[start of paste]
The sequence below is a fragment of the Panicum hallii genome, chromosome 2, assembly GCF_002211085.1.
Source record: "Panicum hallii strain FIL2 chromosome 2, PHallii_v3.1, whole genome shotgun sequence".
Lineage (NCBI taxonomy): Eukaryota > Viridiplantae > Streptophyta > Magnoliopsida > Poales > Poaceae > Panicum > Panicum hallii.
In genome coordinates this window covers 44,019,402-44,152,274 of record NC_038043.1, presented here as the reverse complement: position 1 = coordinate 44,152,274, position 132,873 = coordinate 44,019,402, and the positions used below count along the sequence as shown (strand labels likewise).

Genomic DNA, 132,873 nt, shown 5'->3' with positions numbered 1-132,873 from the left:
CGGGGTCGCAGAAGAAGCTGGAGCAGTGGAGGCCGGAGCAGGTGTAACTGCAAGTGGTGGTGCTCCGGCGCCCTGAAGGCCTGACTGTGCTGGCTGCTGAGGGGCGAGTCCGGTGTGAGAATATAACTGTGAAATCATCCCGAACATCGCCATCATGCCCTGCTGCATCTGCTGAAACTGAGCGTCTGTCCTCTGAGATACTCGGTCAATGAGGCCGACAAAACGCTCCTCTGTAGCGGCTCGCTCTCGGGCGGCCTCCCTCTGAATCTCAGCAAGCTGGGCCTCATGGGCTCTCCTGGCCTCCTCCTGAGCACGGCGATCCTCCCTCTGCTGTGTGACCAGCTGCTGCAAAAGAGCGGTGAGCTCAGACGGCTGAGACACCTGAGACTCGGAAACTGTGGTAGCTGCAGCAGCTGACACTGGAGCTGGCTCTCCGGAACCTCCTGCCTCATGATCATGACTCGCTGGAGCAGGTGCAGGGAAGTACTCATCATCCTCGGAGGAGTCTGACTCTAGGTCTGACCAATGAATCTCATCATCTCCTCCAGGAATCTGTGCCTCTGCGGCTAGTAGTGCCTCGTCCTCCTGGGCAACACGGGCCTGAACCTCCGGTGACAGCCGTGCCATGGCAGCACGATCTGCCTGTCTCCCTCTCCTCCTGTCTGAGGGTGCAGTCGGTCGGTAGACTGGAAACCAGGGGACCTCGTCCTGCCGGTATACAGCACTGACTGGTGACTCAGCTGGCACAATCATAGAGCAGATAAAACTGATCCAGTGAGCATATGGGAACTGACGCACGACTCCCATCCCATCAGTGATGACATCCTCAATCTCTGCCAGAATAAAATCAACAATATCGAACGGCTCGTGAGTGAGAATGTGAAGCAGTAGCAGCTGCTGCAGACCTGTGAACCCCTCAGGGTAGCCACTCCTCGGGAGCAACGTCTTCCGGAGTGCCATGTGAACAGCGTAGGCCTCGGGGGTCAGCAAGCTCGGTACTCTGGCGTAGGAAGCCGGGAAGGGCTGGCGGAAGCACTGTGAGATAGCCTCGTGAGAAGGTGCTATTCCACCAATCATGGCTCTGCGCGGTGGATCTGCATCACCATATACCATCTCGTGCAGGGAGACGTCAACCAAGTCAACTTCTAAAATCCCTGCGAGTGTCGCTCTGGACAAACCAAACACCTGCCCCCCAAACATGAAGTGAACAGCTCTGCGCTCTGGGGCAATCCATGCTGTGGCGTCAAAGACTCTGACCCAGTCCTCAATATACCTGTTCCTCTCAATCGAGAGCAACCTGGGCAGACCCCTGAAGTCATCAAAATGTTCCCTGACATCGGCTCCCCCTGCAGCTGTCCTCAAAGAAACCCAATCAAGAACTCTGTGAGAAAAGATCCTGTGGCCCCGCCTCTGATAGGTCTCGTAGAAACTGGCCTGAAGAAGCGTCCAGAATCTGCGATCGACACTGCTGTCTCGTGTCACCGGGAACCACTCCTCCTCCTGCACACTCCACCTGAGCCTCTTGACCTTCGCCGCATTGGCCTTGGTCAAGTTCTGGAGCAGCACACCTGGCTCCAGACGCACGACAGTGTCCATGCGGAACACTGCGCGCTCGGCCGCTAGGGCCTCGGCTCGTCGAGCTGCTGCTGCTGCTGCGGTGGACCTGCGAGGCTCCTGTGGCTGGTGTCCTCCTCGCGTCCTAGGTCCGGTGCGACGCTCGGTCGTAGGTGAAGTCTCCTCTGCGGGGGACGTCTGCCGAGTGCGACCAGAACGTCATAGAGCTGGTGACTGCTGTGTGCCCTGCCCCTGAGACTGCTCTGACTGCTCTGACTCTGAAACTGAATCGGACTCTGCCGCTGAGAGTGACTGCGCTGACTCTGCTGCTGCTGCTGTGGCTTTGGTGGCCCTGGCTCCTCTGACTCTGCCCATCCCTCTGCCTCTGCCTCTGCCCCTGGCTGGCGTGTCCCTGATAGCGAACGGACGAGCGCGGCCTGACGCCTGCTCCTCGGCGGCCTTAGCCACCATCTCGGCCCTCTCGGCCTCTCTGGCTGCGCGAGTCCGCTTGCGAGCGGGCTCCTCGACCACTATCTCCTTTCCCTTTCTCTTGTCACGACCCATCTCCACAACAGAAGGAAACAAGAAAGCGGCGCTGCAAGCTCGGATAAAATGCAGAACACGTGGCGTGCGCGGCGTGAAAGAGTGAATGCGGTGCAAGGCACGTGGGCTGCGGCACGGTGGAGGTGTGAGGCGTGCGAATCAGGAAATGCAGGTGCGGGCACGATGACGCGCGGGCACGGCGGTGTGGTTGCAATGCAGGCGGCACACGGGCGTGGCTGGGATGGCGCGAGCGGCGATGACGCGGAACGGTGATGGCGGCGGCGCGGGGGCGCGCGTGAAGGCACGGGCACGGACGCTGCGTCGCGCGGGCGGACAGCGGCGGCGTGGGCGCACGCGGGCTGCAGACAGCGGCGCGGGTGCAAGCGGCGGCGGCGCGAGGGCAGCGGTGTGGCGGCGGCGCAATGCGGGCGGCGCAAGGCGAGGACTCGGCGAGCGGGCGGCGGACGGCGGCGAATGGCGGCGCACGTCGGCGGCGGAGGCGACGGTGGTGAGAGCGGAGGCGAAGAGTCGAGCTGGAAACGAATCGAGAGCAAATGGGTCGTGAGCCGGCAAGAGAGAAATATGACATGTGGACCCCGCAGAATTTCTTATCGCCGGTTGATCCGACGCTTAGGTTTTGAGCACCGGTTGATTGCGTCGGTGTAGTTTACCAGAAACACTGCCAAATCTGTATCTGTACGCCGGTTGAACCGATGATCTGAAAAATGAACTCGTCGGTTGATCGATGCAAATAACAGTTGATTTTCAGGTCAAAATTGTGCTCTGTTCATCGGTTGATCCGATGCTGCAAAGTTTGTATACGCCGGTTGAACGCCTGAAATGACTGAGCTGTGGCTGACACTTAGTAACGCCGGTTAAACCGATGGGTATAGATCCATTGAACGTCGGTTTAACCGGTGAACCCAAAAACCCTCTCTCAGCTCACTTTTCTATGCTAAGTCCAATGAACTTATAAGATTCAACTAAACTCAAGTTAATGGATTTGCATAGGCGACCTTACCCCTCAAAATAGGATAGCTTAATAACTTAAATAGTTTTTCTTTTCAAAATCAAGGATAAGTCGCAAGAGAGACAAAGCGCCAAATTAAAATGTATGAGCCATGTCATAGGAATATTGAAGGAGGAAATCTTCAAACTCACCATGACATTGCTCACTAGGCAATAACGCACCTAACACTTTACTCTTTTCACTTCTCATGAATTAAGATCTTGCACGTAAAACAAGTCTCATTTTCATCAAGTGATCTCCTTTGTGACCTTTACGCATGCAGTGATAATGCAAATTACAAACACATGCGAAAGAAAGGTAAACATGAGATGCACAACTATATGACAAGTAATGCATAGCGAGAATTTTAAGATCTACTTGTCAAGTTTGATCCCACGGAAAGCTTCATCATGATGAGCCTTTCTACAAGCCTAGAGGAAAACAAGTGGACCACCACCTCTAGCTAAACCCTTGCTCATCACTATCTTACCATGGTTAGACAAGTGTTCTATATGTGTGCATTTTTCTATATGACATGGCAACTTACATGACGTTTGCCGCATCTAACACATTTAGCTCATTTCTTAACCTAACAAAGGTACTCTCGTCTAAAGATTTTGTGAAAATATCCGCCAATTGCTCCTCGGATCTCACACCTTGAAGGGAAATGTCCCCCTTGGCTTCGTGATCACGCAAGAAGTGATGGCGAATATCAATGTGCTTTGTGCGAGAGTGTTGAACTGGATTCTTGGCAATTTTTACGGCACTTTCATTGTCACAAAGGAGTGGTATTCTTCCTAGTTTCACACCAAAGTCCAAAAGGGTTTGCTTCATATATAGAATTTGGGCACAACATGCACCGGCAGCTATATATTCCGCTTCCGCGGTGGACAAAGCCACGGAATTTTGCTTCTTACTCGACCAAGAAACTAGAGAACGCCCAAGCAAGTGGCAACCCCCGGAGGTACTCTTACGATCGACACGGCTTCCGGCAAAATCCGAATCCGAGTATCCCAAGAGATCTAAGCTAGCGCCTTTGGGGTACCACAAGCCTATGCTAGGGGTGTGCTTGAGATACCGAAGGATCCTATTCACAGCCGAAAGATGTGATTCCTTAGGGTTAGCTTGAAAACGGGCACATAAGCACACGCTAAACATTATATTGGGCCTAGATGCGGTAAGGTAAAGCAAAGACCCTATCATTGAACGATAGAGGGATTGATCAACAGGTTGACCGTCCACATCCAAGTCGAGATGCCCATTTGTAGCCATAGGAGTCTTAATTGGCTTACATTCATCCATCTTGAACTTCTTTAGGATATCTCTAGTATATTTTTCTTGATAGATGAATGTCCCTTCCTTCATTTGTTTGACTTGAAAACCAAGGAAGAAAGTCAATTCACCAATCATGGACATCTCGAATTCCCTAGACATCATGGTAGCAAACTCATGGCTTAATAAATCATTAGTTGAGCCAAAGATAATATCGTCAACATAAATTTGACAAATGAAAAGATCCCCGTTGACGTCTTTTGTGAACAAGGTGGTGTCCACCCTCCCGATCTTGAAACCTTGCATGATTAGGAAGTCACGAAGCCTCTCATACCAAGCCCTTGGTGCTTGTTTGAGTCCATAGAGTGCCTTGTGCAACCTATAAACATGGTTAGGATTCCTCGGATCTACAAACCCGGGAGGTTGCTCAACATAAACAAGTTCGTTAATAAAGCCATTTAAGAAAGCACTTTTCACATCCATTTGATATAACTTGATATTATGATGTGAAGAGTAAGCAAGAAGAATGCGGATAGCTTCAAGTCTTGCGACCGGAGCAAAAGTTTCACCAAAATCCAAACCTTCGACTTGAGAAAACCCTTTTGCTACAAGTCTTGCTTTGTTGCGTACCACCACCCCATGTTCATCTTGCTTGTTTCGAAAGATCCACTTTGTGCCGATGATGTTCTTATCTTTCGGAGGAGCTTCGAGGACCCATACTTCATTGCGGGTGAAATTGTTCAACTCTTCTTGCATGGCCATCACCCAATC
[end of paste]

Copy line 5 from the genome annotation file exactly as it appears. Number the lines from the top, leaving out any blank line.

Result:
Genomic DNA, 132,873 nt, shown 5'->3' with positions numbered 1-132,873 from the left: